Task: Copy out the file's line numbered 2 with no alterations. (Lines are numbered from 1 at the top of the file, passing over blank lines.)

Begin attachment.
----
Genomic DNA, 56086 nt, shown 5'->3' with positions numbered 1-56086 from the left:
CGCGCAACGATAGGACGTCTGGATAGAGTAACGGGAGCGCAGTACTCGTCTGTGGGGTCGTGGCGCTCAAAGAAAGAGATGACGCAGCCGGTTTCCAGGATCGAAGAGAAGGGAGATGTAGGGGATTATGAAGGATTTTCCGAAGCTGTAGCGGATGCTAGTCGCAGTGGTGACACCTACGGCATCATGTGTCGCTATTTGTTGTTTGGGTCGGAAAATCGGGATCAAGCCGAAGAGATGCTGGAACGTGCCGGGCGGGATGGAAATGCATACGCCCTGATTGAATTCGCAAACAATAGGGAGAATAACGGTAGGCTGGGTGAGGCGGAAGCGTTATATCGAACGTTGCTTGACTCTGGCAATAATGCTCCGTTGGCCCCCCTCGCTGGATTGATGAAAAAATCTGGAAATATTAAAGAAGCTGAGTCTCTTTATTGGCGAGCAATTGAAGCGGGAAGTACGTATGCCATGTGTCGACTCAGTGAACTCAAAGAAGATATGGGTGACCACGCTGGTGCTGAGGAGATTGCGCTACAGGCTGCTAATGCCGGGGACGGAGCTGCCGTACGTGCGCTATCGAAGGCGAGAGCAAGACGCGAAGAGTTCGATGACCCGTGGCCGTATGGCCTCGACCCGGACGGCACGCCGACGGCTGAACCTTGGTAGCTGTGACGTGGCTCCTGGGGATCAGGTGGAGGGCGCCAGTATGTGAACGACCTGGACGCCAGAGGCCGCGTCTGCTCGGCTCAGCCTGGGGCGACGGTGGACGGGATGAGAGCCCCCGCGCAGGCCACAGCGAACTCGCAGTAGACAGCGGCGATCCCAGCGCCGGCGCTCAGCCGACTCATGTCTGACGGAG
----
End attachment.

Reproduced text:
CGCGCAACGATAGGACGTCTGGATAGAGTAACGGGAGCGCAGTACTCGTCTGTGGGGTCGTGGCGCTCAAAGAAAGAGATGACGCAGCCGGTTTCCAGGATCGAAGAGAAGGGAGATGTAGGGGATTATGAAGGATTTTCCGAAGCTGTAGCGGATGCTAGTCGCAGTGGTGACACCTACGGCATCATGTGTCGCTATTTGTTGTTTGGGTCGGAAAATCGGGATCAAGCCGAAGAGATGCTGGAACGTGCCGGGCGGGATGGAAATGCATACGCCCTGATTGAATTCGCAAACAATAGGGAGAATAACGGTAGGCTGGGTGAGGCGGAAGCGTTATATCGAACGTTGCTTGACTCTGGCAATAATGCTCCGTTGGCCCCCCTCGCTGGATTGATGAAAAAATCTGGAAATATTAAAGAAGCTGAGTCTCTTTATTGGCGAGCAATTGAAGCGGGAAGTACGTATGCCATGTGTCGACTCAGTGAACTCAAAGAAGATATGGGTGACCACGCTGGTGCTGAGGAGATTGCGCTACAGGCTGCTAATGCCGGGGACGGAGCTGCCGTACGTGCGCTATCGAAGGCGAGAGCAAGACGCGAAGAGTTCGATGACCCGTGGCCGTATGGCCTCGACCCGGACGGCACGCCGACGGCTGAACCTTGGTAGCTGTGACGTGGCTCCTGGGGATCAGGTGGAGGGCGCCAGTATGTGAACGACCTGGACGCCAGAGGCCGCGTCTGCTCGGCTCAGCCTGGGGCGACGGTGGACGGGATGAGAGCCCCCGCGCAGGCCACAGCGAACTCGCAGTAGACAGCGGCGATCCCAGCGCCGGCGCTCAGCCGACTCATGTCTGACGGAG